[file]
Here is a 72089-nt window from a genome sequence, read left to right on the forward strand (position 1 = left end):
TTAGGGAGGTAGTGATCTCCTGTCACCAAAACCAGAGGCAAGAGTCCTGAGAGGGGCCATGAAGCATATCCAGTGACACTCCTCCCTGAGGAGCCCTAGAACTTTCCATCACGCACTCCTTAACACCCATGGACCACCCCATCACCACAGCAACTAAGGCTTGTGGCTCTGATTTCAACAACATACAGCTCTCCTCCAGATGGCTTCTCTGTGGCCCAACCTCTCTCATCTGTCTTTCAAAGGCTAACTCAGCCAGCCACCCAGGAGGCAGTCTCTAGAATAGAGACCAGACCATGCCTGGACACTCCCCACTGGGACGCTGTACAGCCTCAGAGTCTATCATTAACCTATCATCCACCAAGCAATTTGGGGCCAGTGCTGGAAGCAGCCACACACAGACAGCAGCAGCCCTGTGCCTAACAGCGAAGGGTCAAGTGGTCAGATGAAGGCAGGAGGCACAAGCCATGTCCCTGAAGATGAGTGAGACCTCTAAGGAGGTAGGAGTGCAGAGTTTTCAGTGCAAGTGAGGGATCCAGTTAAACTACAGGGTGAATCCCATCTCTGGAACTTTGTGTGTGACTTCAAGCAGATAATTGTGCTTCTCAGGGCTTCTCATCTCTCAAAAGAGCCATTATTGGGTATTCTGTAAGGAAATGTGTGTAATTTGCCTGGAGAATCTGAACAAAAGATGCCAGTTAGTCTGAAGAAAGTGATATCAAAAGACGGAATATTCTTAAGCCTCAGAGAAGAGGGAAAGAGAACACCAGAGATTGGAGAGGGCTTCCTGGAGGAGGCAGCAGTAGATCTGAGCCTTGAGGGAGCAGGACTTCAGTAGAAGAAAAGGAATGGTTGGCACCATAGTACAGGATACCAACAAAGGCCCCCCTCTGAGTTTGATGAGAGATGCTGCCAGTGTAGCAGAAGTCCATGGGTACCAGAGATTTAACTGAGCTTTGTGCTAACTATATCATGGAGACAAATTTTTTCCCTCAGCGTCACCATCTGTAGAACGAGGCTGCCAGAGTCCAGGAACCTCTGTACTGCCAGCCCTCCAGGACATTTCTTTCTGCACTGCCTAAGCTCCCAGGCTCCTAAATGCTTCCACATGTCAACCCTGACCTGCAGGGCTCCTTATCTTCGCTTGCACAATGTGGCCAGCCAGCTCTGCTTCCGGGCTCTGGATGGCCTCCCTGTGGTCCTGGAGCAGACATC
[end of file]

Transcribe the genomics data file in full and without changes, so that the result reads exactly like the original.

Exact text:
Here is a 72089-nt window from a genome sequence, read left to right on the forward strand (position 1 = left end):
TTAGGGAGGTAGTGATCTCCTGTCACCAAAACCAGAGGCAAGAGTCCTGAGAGGGGCCATGAAGCATATCCAGTGACACTCCTCCCTGAGGAGCCCTAGAACTTTCCATCACGCACTCCTTAACACCCATGGACCACCCCATCACCACAGCAACTAAGGCTTGTGGCTCTGATTTCAACAACATACAGCTCTCCTCCAGATGGCTTCTCTGTGGCCCAACCTCTCTCATCTGTCTTTCAAAGGCTAACTCAGCCAGCCACCCAGGAGGCAGTCTCTAGAATAGAGACCAGACCATGCCTGGACACTCCCCACTGGGACGCTGTACAGCCTCAGAGTCTATCATTAACCTATCATCCACCAAGCAATTTGGGGCCAGTGCTGGAAGCAGCCACACACAGACAGCAGCAGCCCTGTGCCTAACAGCGAAGGGTCAAGTGGTCAGATGAAGGCAGGAGGCACAAGCCATGTCCCTGAAGATGAGTGAGACCTCTAAGGAGGTAGGAGTGCAGAGTTTTCAGTGCAAGTGAGGGATCCAGTTAAACTACAGGGTGAATCCCATCTCTGGAACTTTGTGTGTGACTTCAAGCAGATAATTGTGCTTCTCAGGGCTTCTCATCTCTCAAAAGAGCCATTATTGGGTATTCTGTAAGGAAATGTGTGTAATTTGCCTGGAGAATCTGAACAAAAGATGCCAGTTAGTCTGAAGAAAGTGATATCAAAAGACGGAATATTCTTAAGCCTCAGAGAAGAGGGAAAGAGAACACCAGAGATTGGAGAGGGCTTCCTGGAGGAGGCAGCAGTAGATCTGAGCCTTGAGGGAGCAGGACTTCAGTAGAAGAAAAGGAATGGTTGGCACCATAGTACAGGATACCAACAAAGGCCCCCCTCTGAGTTTGATGAGAGATGCTGCCAGTGTAGCAGAAGTCCATGGGTACCAGAGATTTAACTGAGCTTTGTGCTAACTATATCATGGAGACAAATTTTTTCCCTCAGCGTCACCATCTGTAGAACGAGGCTGCCAGAGTCCAGGAACCTCTGTACTGCCAGCCCTCCAGGACATTTCTTTCTGCACTGCCTAAGCTCCCAGGCTCCTAAATGCTTCCACATGTCAACCCTGACCTGCAGGGCTCCTTATCTTCGCTTGCACAATGTGGCCAGCCAGCTCTGCTTCCGGGCTCTGGATGGCCTCCCTGTGGTCCTGGAGCAGACATC